Pemberton Valley lawmakers and producers say they’re unsure if a province-wide ban on genetically-modified crops and animals would be a positive step for B.C., even if the impact would be minimal in the Sea to Sky.
During last week’s Union of British Columbia Municipalities (UBCM) convention, a resolution was passed requesting that the provincial government enact legislation to prohibit importing, exporting and producing genetically-engineered (GE) plants, seeds and animals.
Area C director Susie Gimse said she attended the late stages of a passionate debate on the topic during the UBCM gathering, but ultimately felt she didn’t have enough information on the issue to cast a vote. Even though the resolution passed, Gimse said she didn’t think she was the only delegate who felt uncomfortable taking a position on the issue.
“What I got from the end of that conversation is that there needs to be more information,” said Gimse. “People were having a hard time deciding whether it was a good thing or a bad thing because they just didn’t know.
“I would like to know what our farmers think.”
In terms of local impact, it doesn’t appear that much would change for Pemberton Valley farmers if the province decided to place a ban on genetically-modified organisms (GMOs).
“I don’t really think it’s an issue for Pemberton Valley producers,” said Roxy Kuurne, president of the Pemberton Farmers’ Institute. “We don’t grow soy or much corn or things that are GMO.”
Pemberton Mayor and Sea to Sky MLA Jordan Sturdy, who is also a local farmer adhering to organic practices, said he’s also unaware of any local producers using GE products, but recalled one example from recent years that ended up being a poor investment for the farmer.
When it comes to an official village stance on the issue, Sturdy said there currently isn’t one.
“I’d hesitate to speak as though we have a position at this particular point, because we’ve never actually brought it to council for discussion,” he said.
GE crops are created by taking genetic material from one species and splicing it into the DNA of another, with the altered genetic code often making them more resistant to pests and pesticides. The Society for a GE-free B.C., which supported the resolution put forward by the District of Metchosin, argues on its website that “we don’t know whether GE foods are safe because there is no independent testing and … until we know for sure they are safe, GE crops shouldn’t be allowed.”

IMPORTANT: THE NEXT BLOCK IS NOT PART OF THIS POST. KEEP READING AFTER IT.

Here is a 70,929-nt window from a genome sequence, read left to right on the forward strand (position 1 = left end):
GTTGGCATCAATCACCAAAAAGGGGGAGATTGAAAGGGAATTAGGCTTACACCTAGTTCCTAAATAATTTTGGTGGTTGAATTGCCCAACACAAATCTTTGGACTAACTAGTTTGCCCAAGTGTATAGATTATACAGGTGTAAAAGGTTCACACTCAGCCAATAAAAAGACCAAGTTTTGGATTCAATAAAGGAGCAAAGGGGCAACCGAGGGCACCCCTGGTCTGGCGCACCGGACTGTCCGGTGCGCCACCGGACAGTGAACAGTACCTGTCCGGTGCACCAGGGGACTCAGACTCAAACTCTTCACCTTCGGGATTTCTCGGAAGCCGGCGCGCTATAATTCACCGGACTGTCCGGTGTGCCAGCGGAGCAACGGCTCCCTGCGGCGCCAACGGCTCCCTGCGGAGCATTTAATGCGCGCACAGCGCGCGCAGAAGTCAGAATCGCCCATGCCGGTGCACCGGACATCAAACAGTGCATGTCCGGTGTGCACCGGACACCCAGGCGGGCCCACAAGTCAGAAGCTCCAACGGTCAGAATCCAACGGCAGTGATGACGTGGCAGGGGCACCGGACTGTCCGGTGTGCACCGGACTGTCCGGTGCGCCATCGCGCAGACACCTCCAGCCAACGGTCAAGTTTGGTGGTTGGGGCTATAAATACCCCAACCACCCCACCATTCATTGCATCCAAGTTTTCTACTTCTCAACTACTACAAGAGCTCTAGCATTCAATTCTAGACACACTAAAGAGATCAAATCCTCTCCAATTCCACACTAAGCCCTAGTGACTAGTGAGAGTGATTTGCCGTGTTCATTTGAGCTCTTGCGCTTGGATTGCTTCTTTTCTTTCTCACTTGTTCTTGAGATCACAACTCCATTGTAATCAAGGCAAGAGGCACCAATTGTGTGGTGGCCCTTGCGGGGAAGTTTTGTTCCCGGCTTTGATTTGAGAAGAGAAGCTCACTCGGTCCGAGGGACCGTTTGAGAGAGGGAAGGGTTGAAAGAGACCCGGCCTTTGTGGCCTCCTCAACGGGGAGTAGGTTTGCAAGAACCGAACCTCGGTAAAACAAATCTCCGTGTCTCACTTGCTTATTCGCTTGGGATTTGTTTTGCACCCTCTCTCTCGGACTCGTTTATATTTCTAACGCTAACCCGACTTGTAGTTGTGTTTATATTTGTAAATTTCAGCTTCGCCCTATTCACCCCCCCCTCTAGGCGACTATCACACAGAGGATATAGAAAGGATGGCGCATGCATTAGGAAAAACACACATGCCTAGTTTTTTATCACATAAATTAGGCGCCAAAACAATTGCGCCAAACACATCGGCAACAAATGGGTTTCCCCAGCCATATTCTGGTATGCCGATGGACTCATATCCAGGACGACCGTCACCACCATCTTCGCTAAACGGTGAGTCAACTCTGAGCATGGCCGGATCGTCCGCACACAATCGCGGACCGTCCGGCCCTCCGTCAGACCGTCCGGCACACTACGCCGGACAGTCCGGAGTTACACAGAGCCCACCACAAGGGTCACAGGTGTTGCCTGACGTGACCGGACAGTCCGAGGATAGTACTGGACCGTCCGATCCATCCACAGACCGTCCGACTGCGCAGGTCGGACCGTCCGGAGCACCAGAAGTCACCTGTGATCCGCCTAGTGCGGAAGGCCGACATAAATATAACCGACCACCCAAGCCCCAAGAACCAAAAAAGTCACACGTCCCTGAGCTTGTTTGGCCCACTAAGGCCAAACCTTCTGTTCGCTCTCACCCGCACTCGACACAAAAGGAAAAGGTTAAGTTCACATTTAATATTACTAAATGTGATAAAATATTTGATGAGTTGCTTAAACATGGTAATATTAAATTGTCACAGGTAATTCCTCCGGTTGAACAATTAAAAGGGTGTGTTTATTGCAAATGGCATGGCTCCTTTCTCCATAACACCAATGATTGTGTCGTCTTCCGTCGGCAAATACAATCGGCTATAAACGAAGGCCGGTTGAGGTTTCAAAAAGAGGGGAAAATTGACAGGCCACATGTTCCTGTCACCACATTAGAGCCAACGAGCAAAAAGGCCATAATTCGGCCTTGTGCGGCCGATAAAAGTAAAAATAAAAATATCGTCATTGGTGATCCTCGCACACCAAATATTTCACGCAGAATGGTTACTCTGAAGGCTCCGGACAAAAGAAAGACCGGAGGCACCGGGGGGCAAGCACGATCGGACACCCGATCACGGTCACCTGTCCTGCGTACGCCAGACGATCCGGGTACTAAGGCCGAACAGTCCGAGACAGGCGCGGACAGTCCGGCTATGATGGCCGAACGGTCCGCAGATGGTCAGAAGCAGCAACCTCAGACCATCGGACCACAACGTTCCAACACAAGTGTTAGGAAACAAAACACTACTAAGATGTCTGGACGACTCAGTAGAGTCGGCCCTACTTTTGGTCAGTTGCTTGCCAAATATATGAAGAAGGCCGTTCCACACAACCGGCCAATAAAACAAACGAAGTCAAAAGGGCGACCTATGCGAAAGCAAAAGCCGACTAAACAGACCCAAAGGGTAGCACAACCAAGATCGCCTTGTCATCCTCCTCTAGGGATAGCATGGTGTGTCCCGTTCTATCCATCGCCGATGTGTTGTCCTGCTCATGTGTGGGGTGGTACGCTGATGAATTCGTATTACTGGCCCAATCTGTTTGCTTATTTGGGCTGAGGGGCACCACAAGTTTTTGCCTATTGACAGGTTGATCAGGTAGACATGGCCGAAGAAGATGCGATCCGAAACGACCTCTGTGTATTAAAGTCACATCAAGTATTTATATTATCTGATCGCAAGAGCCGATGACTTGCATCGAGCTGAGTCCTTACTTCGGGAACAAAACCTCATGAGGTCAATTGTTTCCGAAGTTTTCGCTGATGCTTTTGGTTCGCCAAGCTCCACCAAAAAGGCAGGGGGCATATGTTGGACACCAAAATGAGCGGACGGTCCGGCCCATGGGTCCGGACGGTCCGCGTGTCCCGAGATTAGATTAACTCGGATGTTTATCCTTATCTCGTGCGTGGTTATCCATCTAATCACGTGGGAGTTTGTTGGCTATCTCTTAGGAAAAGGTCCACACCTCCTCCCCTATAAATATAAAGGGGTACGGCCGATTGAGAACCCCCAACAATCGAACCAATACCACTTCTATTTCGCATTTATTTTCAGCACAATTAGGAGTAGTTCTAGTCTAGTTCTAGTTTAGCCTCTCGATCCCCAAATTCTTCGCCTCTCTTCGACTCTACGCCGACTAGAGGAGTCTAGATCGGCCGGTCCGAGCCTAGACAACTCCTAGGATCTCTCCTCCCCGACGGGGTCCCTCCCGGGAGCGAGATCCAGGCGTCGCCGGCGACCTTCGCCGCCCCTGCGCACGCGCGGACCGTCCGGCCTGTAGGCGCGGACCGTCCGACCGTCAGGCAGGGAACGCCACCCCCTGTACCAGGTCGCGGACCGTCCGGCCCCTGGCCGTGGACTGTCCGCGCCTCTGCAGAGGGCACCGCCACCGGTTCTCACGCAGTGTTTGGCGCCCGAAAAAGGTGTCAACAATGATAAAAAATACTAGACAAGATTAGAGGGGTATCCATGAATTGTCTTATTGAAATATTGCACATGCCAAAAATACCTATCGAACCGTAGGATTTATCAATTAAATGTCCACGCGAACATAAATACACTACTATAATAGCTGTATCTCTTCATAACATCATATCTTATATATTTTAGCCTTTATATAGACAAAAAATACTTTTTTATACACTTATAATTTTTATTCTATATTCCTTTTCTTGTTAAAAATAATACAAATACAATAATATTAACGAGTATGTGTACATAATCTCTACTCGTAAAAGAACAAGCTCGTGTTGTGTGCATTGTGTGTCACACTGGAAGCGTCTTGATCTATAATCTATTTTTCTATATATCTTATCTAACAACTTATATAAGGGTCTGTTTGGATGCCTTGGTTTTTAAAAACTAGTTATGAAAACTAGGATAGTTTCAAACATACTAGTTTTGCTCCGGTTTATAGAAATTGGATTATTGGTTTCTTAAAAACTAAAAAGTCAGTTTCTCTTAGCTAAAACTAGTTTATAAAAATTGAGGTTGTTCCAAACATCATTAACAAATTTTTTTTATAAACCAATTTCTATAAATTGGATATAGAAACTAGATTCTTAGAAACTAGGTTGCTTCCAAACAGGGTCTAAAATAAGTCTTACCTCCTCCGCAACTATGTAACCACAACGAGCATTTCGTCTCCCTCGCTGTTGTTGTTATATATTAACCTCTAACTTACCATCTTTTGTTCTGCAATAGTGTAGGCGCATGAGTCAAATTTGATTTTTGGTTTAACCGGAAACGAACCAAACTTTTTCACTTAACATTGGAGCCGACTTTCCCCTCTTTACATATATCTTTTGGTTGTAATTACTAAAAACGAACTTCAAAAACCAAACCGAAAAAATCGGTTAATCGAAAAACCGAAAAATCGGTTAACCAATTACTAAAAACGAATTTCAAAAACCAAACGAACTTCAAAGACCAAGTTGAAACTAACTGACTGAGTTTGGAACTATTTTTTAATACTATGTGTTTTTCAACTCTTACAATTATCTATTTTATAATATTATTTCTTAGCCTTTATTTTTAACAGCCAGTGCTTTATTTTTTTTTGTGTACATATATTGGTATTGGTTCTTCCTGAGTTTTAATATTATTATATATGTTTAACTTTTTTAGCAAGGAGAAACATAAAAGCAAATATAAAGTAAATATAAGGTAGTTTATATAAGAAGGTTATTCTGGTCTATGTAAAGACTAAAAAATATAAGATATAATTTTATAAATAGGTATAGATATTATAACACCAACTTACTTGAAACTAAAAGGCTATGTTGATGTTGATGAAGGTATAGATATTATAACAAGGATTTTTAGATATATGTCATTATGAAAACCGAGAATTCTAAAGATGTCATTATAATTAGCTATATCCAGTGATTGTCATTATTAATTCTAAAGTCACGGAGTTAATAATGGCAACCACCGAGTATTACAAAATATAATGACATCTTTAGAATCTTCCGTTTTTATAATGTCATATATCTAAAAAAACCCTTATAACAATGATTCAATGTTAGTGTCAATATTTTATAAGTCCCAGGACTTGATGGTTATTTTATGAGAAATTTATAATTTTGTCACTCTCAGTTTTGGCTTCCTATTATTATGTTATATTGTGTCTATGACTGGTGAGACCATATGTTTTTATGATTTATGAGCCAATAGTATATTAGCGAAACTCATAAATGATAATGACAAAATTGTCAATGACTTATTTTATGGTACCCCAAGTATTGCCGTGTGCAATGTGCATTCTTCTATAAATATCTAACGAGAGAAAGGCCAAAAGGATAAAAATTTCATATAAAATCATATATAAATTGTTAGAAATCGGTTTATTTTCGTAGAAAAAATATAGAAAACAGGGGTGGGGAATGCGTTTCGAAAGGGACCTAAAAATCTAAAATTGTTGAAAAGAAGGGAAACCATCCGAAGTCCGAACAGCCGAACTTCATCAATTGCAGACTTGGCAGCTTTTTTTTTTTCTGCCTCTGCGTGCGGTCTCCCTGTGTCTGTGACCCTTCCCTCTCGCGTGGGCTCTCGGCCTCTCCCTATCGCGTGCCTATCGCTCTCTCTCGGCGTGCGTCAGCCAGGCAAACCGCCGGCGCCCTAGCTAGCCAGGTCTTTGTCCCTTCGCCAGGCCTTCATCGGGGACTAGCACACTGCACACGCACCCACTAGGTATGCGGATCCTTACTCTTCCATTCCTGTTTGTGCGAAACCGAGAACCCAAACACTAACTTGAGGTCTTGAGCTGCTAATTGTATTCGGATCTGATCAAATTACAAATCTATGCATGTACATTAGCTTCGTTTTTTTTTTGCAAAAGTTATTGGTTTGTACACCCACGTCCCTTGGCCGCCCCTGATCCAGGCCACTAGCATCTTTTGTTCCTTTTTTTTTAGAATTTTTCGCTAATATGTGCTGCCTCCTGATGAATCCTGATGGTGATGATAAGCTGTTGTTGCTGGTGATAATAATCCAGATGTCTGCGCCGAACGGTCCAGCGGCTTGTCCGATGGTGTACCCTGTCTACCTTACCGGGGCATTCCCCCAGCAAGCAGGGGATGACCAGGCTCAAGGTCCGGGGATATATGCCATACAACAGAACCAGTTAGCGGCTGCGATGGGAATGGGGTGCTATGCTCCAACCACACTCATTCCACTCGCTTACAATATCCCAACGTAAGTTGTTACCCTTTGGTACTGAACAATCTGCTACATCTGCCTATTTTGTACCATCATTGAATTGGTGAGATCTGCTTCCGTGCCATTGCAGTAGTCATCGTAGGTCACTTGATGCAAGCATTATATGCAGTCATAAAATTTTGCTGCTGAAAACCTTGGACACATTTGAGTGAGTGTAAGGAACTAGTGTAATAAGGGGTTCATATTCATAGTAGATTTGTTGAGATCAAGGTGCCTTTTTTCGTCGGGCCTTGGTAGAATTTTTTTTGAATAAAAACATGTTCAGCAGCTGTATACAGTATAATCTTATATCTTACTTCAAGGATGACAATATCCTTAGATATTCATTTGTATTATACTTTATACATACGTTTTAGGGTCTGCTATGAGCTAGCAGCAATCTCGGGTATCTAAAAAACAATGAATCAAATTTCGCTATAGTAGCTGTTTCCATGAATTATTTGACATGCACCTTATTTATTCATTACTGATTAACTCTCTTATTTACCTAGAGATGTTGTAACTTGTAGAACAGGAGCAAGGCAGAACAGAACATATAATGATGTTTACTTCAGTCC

A handful of municipalities in B.C. have already declared themselves as GE-free areas, including Powell River, Richmond, Saanich and others. Speaking personally, Sturdy said he could see there being a positive impact for Pemberton identifying itself as a GE-free zone from a marketing perspective.
“To say that we are GMO-free would be an interesting approach in terms of developing a brand for the Pemberton Valley,” said Sturdy. “I suppose as a marketing tactic or niche that a GMO-free valley is something that is certainly worth considering and looking at the implications for us and whether it makes sense.”
However, Sturdy also said he thinks enforcing such a policy would be a difficult task. The federal government is ultimately responsible for regulation of GMOs.
“I just don’t think there’s a mechanism there to enforce that type of position,” said Sturdy.
And while such a move wouldn’t likely impact any local producers, Kuurne cautioned against making a sweeping change to B.C.’s agricultureal industry without knowing all of the consequences.
“Genetically-modified stuff, I thought, was supposed to be a tool for farmers so we don’t have to use so many chemicals. Governments keep taking away tools from our tool box, and pretty soon it’s going to be hard to grow enough food to feed ourselves — not that I agree with genetically-modified (practices), but we have to come up with solutions to control pests and protect our crops,” she said.
“It’s not a black-and-white issue. I don’t know enough about it myself to know if it would be a good thing or a bad thing, but when you close doors, it’s pretty hard to open them again if you need to.”